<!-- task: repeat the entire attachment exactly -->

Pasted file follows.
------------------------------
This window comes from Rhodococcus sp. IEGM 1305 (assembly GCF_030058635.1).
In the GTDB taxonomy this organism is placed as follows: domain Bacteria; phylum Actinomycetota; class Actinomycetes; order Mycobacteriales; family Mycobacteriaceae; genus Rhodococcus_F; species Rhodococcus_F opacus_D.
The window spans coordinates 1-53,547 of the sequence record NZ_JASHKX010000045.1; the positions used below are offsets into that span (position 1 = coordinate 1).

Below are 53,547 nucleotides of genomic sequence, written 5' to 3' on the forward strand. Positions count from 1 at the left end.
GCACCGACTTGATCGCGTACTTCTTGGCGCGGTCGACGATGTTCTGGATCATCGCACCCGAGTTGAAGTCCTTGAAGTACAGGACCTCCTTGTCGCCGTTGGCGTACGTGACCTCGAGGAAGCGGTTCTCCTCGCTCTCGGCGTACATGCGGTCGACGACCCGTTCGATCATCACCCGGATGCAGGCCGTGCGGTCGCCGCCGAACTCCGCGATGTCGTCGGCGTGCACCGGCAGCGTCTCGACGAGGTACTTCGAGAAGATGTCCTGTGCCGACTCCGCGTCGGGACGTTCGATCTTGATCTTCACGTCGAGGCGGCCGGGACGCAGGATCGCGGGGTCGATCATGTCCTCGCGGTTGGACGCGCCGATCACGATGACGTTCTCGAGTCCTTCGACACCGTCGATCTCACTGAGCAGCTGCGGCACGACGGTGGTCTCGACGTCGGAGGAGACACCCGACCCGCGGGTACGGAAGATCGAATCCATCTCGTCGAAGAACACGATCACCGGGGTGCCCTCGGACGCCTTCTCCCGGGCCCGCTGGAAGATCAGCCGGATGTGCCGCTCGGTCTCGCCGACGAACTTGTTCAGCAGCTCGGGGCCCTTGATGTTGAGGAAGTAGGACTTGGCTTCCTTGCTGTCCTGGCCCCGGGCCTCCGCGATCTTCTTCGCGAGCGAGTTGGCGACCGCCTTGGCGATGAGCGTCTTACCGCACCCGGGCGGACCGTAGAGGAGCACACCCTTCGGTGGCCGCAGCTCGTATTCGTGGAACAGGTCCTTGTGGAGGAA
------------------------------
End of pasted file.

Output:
This window comes from Rhodococcus sp. IEGM 1305 (assembly GCF_030058635.1).
In the GTDB taxonomy this organism is placed as follows: domain Bacteria; phylum Actinomycetota; class Actinomycetes; order Mycobacteriales; family Mycobacteriaceae; genus Rhodococcus_F; species Rhodococcus_F opacus_D.
The window spans coordinates 1-53,547 of the sequence record NZ_JASHKX010000045.1; the positions used below are offsets into that span (position 1 = coordinate 1).

Below are 53,547 nucleotides of genomic sequence, written 5' to 3' on the forward strand. Positions count from 1 at the left end.
GCACCGACTTGATCGCGTACTTCTTGGCGCGGTCGACGATGTTCTGGATCATCGCACCCGAGTTGAAGTCCTTGAAGTACAGGACCTCCTTGTCGCCGTTGGCGTACGTGACCTCGAGGAAGCGGTTCTCCTCGCTCTCGGCGTACATGCGGTCGACGACCCGTTCGATCATCACCCGGATGCAGGCCGTGCGGTCGCCGCCGAACTCCGCGATGTCGTCGGCGTGCACCGGCAGCGTCTCGACGAGGTACTTCGAGAAGATGTCCTGTGCCGACTCCGCGTCGGGACGTTCGATCTTGATCTTCACGTCGAGGCGGCCGGGACGCAGGATCGCGGGGTCGATCATGTCCTCGCGGTTGGACGCGCCGATCACGATGACGTTCTCGAGTCCTTCGACACCGTCGATCTCACTGAGCAGCTGCGGCACGACGGTGGTCTCGACGTCGGAGGAGACACCCGACCCGCGGGTACGGAAGATCGAATCCATCTCGTCGAAGAACACGATCACCGGGGTGCCCTCGGACGCCTTCTCCCGGGCCCGCTGGAAGATCAGCCGGATGTGCCGCTCGGTCTCGCCGACGAACTTGTTCAGCAGCTCGGGGCCCTTGATGTTGAGGAAGTAGGACTTGGCTTCCTTGCTGTCCTGGCCCCGGGCCTCCGCGATCTTCTTCGCGAGCGAGTTGGCGACCGCCTTGGCGATGAGCGTCTTACCGCACCCGGGCGGACCGTAGAGGAGCACACCCTTCGGTGGCCGCAGCTCGTATTCGTGGAACAGGTCCTTGTGGAGGAA